Types of Money Laundering
In addition to traditional types of money laundering, such as using a shell company or seemingly legitimate business to disguise illegal funds, money launderers employ other strategies, including more modern tactics. The U.S. State Department identifies three key methods through which criminals, including terrorists, launder money:
- Trade-based money laundering (TBML): Criminals will often use informal systems of trade, such as hawala, to launder money. The U.S. Treasury explains that hawala moves money from party to party outside of the traditional banking system, and it originated from South Asia prior to the establishment of Western banking. With hawala, if you want to send money overseas, you will use an intermediary who will usually charge less than a bank to facilitate the transaction. The Treasury Department uses an example of a Pakistani taxi driver in the U.S. using another Pakistani taxi driver as an intermediary to move money to a family member in Pakistan.
- Mobile payment technology: According to the Department of State, cash transactions between parties via mobile payment apps can take place with the oversight of formal financial institutions. This helps illicit transactions fly under the radar. These apps have exploded in popularity across the globe, including regions such as Africa and the Middle East, creating a torrent of activity that might serve to hide fraud.
- Virtual currencies: Countries around the world, including the U.S., continue to better monitor the movement of virtual currencies, such as Bitcoin. In effect, nations believe it’s important to treat virtual-currency transactions the same way as traditional monetary transactions in terms of monitoring, reporting requirements, and other procedural oversight.
What It Means for Individual Investors
As an investor, you’re unlikely to be significantly impacted by anti-money laundering laws, as long as everything you’re doing sits above board.
Know your customer or know your client (KYC) rules—established in 2014—require firms to collect data from consumers at the account creation step in order to verify the client’s identity. These rules also require firms to collect information from customers that will help the firm provide better recommendations for financial products and services. You will generally run into these identity verifying and information gathering protocols when you open a new bank or investment account.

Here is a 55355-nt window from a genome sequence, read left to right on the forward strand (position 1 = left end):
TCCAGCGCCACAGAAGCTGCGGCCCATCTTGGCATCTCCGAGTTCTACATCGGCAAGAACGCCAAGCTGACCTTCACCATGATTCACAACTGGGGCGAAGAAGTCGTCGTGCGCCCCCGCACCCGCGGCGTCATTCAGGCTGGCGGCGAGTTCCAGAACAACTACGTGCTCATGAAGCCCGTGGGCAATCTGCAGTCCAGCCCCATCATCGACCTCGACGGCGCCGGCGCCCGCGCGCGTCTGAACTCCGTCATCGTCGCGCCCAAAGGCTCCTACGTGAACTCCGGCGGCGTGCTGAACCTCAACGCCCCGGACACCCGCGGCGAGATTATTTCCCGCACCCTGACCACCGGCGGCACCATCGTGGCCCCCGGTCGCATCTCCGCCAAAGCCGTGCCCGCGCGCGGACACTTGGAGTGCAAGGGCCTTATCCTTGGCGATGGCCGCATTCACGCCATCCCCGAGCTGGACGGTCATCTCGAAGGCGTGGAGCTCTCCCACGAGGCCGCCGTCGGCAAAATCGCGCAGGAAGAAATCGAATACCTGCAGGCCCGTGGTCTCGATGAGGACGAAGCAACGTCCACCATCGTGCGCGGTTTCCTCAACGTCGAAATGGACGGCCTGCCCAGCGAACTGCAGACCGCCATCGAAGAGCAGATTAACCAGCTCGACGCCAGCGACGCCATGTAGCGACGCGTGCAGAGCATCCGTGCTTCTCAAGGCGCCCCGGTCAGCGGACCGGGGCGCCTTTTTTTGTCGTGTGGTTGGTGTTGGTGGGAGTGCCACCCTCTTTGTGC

At the same time, you will come up against anti-money laundering laws when you initiate an account at a bank or investment institution. Most agreements you sign upon opening an account contain a section where you agree to abide by and allow banks to follow anti-money laundering laws. For example, if you conduct a transaction greater than $10,000, the institution will report it to the federal government as a means of prevention.
- Money laundering is a big problem. The UN estimates that between 2% and 5% of global GDP, or between $800 billion and $2 trillion, is laundered every year.
- Money laundering most often refers to disguising funds obtained via illegal activity by funneling the money through a legitimate business.
- Other forms of money laundering exist, such as hiding the money in investment accounts, or structuring deposits, withdrawals, and transfers in a way that attempts to hide the illegal activity.
- Banks, investment companies, and other financial institutions must comply with federal laws, regulations, and guidelines on the monitoring and reporting of financial transactions. This allows these entities to sniff out illegal activity amid what’s legitimate.